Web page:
N.O. residential and commercial real estate markets strong, experts say
The New Orleans area is succeeding in attracting new residents to its historic neighborhoods and in attracting companies to buildings in the Central Business District and beyond, thereby solidifying the post-Katrina turnaround and stabilization of the area’s real estate market, speakers at the UNO Economic Outlook and Real Estate Forecast Seminar said Friday.
“This is a fabulous time for real estate: commercial, residential, mortgage, title insurance and all the businesses we’re in,” said Richard Haase, president of Latter & Blum Inc. “The benefits that we’re experiencing have come through thoughtful engagement of civic and community leaders.”
The metro area has continued its shift from a buyer’s market to a balanced one, Haase said.
In a buyer’s market, it would take six months or longer to sell all the properties available for sale at any one time. In a seller’s market, the supply could be sold in three months or less. A balanced market is somewhere in between. The metro area currently has enough inventory to last about 4.2 months, Haase said.
In a few areas like the Garden District and the French Quarter, where supply is low, sellers remain in the driver’s seat. The average price for a condominium in the French Quarter, for instance, rose from $387 per square foot in early May 2013 to nearly $450 per square foot in the first week of this month, said Geoff Lutz, whose company, G. Geoffrey Lutz Appraisal Services, surveys the area.
Still, Haase said, “It’s not a seller’s market. It’s not a buyer’s market. It’s a healthy market.”
Foreclosures, short sales and preforeclosures dropped in Louisiana and the New Orleans area by 31 percent last year, he said. The state ranks in the lowest quartile of all states for defaulting loans.
The housing market will be influenced this year by consumer confidence, mortgage rates and the burn-off of excess inventory, Haase said.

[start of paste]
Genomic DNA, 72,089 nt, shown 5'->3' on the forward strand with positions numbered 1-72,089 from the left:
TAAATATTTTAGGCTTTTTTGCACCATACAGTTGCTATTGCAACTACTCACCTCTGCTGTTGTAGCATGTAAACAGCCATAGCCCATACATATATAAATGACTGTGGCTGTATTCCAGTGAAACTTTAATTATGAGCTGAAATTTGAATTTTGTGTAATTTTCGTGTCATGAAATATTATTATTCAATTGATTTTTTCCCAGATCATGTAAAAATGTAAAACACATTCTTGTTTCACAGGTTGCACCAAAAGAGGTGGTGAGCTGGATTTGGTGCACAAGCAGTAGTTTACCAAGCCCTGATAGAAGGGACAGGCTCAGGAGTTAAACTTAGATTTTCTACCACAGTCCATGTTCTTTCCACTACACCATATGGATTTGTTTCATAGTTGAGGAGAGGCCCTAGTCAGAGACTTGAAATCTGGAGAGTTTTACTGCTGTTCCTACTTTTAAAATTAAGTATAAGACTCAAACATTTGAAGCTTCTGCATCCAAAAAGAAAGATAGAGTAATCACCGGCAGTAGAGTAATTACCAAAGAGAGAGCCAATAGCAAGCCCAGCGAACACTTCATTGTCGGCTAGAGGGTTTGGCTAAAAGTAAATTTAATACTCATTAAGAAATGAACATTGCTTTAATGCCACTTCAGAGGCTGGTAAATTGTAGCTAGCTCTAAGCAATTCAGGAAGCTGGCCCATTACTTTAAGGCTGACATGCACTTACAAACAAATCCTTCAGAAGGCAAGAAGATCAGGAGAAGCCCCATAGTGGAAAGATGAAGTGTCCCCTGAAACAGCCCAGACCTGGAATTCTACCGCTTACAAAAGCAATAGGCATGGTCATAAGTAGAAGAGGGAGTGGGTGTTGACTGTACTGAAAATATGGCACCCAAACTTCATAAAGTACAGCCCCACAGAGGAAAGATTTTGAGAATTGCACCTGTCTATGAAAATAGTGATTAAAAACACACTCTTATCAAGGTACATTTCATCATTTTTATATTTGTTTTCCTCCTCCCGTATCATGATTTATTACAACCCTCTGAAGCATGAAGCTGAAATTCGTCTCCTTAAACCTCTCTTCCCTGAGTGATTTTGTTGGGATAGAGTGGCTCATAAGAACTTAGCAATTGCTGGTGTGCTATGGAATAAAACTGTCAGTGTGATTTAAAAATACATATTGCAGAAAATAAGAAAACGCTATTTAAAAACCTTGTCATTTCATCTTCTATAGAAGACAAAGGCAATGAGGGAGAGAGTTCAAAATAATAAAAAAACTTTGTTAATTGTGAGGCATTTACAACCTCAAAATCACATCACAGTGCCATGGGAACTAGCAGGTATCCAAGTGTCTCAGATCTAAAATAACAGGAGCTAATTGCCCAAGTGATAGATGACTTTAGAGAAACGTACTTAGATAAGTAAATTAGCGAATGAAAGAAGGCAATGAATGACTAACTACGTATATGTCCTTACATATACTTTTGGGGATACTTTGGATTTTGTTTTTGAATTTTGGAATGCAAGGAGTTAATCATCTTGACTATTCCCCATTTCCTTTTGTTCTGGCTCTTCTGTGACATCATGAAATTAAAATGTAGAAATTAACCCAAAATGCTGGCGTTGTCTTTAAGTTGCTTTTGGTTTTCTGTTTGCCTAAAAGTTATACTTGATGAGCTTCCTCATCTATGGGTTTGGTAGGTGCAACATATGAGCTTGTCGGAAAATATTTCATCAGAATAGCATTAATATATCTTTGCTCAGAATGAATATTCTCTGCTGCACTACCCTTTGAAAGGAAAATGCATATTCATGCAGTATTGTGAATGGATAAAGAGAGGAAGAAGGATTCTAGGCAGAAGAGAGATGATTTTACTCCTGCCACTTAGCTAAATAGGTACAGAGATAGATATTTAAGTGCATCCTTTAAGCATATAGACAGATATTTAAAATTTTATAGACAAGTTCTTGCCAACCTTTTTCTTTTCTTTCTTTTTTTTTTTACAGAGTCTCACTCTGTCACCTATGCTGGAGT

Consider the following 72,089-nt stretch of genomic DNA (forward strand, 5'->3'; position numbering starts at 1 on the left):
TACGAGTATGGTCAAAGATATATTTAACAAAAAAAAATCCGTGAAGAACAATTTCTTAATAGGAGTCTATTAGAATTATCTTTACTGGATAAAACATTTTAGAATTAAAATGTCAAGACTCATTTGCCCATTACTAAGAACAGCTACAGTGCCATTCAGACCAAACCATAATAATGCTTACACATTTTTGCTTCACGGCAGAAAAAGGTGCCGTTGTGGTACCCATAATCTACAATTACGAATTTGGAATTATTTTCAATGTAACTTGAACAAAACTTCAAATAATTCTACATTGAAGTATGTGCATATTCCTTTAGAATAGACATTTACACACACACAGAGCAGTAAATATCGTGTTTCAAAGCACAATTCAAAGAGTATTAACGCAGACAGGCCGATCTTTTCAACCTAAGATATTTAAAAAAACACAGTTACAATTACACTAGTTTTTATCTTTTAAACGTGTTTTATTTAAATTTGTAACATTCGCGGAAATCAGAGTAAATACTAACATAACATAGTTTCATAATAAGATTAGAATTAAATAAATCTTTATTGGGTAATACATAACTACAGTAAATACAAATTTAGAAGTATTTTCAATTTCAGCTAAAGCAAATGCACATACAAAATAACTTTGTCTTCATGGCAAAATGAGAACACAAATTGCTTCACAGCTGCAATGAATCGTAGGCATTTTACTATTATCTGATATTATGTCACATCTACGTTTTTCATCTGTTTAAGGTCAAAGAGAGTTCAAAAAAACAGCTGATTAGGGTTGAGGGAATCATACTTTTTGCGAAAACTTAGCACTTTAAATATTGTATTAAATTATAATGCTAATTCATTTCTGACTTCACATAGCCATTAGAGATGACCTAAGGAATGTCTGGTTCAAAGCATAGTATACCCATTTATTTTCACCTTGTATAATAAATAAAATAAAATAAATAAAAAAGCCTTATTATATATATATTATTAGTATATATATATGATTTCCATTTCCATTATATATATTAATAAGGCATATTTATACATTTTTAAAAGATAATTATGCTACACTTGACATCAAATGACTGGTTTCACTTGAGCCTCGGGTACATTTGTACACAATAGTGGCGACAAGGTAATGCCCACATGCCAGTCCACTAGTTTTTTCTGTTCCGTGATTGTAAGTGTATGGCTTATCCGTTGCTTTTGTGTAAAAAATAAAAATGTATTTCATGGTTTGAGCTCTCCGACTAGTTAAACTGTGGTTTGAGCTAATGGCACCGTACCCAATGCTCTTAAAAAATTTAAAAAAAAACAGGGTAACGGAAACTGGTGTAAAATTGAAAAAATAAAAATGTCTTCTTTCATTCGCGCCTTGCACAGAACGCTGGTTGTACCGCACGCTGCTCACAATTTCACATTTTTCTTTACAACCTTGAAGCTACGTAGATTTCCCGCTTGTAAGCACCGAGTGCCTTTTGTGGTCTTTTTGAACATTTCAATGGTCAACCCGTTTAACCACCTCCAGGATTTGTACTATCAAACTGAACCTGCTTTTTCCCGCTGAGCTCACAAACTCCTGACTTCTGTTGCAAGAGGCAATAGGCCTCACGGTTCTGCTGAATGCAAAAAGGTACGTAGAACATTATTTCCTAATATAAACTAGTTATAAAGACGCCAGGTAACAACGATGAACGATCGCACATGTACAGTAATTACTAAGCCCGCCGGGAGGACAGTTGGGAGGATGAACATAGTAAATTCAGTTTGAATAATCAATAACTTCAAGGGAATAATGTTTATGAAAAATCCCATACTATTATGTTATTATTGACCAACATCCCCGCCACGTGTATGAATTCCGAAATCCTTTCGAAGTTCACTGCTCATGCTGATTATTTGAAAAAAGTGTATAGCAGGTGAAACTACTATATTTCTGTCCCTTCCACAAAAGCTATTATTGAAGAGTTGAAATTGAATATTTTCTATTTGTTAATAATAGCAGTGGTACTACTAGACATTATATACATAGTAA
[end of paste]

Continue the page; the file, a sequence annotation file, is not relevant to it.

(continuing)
“The jobs numbers are stronger this year than last year, so that’s providing a lot more confidence and wind into the marketplace,” he said.
In the office market, said Bruce Sossaman, leasing director at Corporate Realty, the occupancy rate in the CBD’s top-tier or Class A office space rose to 89 percent in 2013, up from 87 percent in 2012. He attributed the boost to the growing attractiveness of the downtown area as a place to live and play.
Retail development in the CBD “has been tremendously important to the office market, mainly because it’s taking product off the market,” Sossaman said, but also because “the more development you have downtown, the more people want to be downtown.”
There are more than 3,500 residential units in the Downtown Development District today and another 2,000 are in the development pipeline, said Leigh Ferguson, director of economic development for the DDD.
Still, Sossaman described the Class A office-space market as only “stable” because new tenant growth has been sluggish.
“So it’s a mixed bag, but we think it’s going to continue to stabilize and occupancy will continue to increase,” he said.
The addition of retail amenities to accommodate the growing downtown residential community will contribute to that growth, he said.
The smaller Metairie market is a “much different animal,” Sossaman said. Occupancy is higher there. Class A office buildings had an occupancy rate of 95 percent. Class B office space was 92 percent occupied.
One of the challenges to growth in the Metairie market is a lack of available sites for development. That will likely result in improvements in the office-market occupancy rate in nearby areas such as West Metairie, Kenner and Elmwood, Sossaman said.
There was no gloom in the retail report presented by Marty Mayer, president and chief executive officer of Stirling Properties.
“I can sum it up in three words: Retail is hot,” he said.
Retail sales exceeded pre-Katrina levels in 2013, and this year’s sales are 6 percent ahead of 2013, Mayer said.
Much of the sizzle is concentrated in Orleans Parish, where the population is younger and more educated and has more discretionary income, he said.
“Retailers are really anxious to get into New Orleans, sometimes for the first time, sometimes to expand,” Mayer said. “There’s kind of been a frenzy.”
Last year brought the opening of the Mid-City Marketplace on Carrollton Avenue, a Whole Foods store on North Broad Street and an H&M store in the French Quarter. This year, the Outlet Collection at Riverwalk along the riverfront and Magnolia Marketplace on South Claiborne Avenue are due to open.
“All these big-box retailers were very anxious to come here to be in New Orleans,” Mayer said of the latter development, whose tenants include Michaels, PetSmart, Ross Dress for Less, Shoe Carnival, T.J. Maxx and Ulta beauty products. “If I had another 100,000 square feet, we could have easily leased it to some others that we had to turn away,” he said.